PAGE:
Prayerful Procession to Dodger Stadium — Click Here for More Info
You are not signed in as a Premium user; you are viewing the free version of this program. Premium users have access to full-length programs with limited commercials and receive a 10% discount in the store! Sign up for only one day for the low cost of $1.99. Click the button below.
CLICK TO WATCH THE VIDEO
The U.S. Senate voted today on a bill promising about $200 billion to American technology and innovation. The measure was allegedly meant to help the United States compete with China, but as Church Militant's David Nussman tells us, some of that funding in this package could go to experiments on cells taken from babies killed in abortion, including mixing those aborted baby cells with animal cells.
In the name of research, the U.S. Innovation and Competition Act pledges billions of dollars to the scandal-plagued National Institutes of Health, or NIH.
The NIH is likely to adopt new standards from the International Society for Stem Cell Research. The newly-relaxed standards state there's no issue with "in vitro culture of chimeric embryos" — meaning the creation of embryos that are part-human, part-animal.
Democrat Sen. Dick Durbin: "We're going to consider a critically important bill that will help secure America's role as a global leader in science and technology."
Last month, Senate Republicans proposed amendments to the bill that would have blocked tax dollars from going to chimera research or to other experiments using cells from abortion victims. But those proposals were struck down.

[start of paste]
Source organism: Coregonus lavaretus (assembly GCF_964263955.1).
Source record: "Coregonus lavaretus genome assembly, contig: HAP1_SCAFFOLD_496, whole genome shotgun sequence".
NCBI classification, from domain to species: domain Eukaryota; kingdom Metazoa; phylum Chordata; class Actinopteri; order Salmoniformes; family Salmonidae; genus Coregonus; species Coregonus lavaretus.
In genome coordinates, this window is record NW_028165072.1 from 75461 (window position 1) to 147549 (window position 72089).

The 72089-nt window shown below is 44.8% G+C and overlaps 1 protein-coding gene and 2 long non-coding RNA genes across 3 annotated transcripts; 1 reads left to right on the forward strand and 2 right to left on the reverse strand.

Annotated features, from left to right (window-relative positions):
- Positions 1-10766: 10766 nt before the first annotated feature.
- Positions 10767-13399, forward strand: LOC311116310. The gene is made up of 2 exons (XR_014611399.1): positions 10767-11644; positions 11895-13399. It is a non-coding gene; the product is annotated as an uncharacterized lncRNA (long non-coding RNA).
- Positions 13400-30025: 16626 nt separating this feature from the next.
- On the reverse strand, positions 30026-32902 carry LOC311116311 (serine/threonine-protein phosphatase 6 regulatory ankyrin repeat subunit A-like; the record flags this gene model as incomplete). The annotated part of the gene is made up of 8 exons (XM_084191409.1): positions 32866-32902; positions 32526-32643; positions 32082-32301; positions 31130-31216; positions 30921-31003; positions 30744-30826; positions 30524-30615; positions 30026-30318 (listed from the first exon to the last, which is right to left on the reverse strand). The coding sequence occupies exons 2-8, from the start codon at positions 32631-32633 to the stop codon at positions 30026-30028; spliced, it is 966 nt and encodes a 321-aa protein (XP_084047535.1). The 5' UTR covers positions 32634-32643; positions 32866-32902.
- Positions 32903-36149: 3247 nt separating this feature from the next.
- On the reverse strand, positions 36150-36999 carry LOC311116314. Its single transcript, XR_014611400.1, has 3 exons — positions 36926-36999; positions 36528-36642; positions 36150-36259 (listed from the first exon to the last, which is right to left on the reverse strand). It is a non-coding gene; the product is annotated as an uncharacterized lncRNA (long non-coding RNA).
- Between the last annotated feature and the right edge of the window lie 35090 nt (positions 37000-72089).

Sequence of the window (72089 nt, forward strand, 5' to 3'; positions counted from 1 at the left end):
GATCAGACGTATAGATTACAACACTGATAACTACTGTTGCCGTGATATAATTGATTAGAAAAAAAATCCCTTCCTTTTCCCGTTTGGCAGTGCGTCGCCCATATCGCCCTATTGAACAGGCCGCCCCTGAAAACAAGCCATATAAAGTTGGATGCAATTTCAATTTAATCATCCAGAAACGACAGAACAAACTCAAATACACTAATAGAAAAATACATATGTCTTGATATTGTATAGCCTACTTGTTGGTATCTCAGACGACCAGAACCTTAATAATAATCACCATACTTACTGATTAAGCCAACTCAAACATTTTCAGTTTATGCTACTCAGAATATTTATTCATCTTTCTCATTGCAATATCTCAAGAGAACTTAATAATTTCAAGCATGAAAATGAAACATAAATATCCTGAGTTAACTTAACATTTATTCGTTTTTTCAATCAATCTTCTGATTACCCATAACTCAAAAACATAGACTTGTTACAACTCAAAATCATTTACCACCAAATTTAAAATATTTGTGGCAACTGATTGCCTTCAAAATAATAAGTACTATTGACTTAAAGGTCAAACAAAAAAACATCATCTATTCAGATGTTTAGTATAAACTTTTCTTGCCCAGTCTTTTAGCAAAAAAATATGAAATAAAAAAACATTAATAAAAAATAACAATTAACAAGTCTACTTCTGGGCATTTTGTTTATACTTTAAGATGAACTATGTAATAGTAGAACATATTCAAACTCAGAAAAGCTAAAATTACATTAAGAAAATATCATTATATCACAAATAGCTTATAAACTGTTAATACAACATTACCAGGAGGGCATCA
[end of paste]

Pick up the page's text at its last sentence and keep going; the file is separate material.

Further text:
The balance of power in the U.S. Senate is 50–50, with unelected vice president Kamala Harris being the tie-breaking vote.
Apart from the pro-life ethics concern, Republicans have argued the bill does not go far enough to stop communist China from stealing American intellectual property.
Republican Sen. Marco Rubio: "Security becomes burdensome. It slows things down. But I would rather do it slow — or slower — and own it, than [do it] faster, and have them steal it."
This could be the latest example of abortion-fueled research taken to shocking new heights.
The Senate just passed the bill tonight in a 68–32 vote, and about 20 Republicans supported the measure. The measure now goes on to the U.S. House, where it will be taken up, and if there are any reconciliations that need to happen between the Senate and House versions, those will happen as well, but for the moment, the Senate has passed that bill.
Have a news tip? Submit news to our tip line.